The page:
BYU basketball recruit Dallin Hall reads his call to serve as a missionary in the Philippines Olongapo Mission of The Church of Jesus Christ of Latter-day Saints to friends and family at his home in Plain City, Weber County, on Tuesday, March 17, 2020. | Provided by the Hall family
SALT LAKE CITY — When Utah’s Mr. Basketball opened his mission call last week, he was unaware of the irony it captured about the abrupt way the global pandemic has reshaped the Latter-day Saint missionary program.
An alert pinged Dallin Hall’s phone at about noon. The text included a link to his mission call, but the BYU recruit didn’t open it immediately. By the time he did, at 6 p.m., something dramatic had happened.
The Church of Jesus Christ of Latter-day Saints had announced it was sending home all of the Americans and non-native missionaries from the country where he was called to serve.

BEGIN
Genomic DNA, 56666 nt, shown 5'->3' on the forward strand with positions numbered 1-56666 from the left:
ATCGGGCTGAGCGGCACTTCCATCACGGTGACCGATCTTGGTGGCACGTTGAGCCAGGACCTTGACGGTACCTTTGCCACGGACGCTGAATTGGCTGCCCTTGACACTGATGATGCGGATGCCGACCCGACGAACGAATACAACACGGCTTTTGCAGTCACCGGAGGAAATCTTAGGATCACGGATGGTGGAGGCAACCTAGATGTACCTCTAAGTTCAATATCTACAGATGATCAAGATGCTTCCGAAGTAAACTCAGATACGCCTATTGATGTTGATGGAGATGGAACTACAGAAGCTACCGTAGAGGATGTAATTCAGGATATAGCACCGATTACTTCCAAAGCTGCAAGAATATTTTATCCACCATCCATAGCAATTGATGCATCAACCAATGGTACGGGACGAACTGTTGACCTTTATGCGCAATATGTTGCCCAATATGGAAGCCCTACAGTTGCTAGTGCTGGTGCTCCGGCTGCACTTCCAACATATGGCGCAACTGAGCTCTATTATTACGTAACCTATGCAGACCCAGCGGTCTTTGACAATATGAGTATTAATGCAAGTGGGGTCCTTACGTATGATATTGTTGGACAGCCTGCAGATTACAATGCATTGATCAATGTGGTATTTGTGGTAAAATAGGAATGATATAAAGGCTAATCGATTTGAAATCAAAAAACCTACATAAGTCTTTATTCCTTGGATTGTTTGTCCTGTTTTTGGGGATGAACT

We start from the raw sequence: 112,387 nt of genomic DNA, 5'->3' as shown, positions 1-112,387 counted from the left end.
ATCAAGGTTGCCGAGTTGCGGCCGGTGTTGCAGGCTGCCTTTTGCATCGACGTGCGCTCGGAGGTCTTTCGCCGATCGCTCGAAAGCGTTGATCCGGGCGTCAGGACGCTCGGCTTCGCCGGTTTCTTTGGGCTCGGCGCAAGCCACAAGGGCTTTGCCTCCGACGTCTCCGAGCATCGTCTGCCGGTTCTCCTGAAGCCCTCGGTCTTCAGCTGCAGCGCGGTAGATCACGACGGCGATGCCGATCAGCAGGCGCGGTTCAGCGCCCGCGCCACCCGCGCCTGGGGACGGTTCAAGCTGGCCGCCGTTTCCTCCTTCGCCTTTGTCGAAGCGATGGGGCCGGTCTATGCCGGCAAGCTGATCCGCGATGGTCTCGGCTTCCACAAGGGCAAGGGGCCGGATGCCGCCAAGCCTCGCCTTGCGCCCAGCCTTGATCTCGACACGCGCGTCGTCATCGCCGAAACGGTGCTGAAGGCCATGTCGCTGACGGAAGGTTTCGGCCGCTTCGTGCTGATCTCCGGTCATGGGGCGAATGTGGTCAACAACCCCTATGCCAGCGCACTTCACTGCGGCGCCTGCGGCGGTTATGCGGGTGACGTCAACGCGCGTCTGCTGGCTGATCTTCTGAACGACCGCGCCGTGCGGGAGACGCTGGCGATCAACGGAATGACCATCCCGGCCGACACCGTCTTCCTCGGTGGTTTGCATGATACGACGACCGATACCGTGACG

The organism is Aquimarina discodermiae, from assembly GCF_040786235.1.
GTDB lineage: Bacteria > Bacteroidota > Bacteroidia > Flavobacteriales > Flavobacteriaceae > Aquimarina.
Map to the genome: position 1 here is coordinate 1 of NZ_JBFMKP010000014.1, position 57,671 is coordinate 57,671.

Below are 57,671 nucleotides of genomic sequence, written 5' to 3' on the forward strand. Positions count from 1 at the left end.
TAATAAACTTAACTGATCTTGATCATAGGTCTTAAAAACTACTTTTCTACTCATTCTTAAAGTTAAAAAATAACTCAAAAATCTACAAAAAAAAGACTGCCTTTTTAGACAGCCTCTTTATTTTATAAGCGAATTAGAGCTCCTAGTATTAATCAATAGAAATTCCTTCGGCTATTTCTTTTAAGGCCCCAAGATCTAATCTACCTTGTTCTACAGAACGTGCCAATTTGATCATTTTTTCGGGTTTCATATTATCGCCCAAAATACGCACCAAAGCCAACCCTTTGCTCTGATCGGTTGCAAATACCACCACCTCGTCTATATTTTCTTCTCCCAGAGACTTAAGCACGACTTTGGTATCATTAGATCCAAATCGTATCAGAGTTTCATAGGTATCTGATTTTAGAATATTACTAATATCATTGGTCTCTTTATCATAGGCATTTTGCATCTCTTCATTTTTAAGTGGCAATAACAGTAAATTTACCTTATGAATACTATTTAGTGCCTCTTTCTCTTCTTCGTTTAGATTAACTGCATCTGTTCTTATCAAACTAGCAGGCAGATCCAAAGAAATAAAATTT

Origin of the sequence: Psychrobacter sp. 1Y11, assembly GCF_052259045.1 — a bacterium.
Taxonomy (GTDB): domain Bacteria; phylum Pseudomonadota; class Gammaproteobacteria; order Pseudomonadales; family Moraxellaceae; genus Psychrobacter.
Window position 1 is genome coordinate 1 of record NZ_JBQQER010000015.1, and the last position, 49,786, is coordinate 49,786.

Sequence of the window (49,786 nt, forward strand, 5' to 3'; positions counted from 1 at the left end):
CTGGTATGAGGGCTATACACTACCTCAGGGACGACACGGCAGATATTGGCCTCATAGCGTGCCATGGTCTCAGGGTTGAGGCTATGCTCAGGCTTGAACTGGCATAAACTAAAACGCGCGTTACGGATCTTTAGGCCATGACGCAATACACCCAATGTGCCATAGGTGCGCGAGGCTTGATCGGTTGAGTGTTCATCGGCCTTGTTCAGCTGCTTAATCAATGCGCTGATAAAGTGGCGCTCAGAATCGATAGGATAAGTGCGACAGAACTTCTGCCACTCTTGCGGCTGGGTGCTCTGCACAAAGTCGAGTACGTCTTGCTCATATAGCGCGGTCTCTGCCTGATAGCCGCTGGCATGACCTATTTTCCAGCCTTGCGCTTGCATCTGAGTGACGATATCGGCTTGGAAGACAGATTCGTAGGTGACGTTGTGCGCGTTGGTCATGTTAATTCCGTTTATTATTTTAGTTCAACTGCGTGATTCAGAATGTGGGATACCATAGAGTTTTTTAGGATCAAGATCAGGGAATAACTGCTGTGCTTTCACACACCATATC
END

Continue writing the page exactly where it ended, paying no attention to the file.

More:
Hall once scored seven points in 17 seconds for Fremont High School. He wasn’t as smooth pronouncing the words as he read his mission call out loud to his family and close friends: He was called to serve for two years in the Philippines Olongapo Mission, where he would speak Tagalog.
“I was surprised at first,” he said, a fact captured in a photograph, “then excited.”
His mother knew the church was sending the missionaries home from the Philippines, but she was busy videotaping the family’s reactions. An uncle who served a mission in the Philippines told Hall the country is crazy for basketball. Finally an aunt told him the news.
Just like that, Hall became one representation of the changes affecting all 399 of the church’s missions and all of its 67,000 missionaries. Another is Karsyn Rushing, 21, who has been quarantined at home with …read more
Source:: Deseret News – Utah News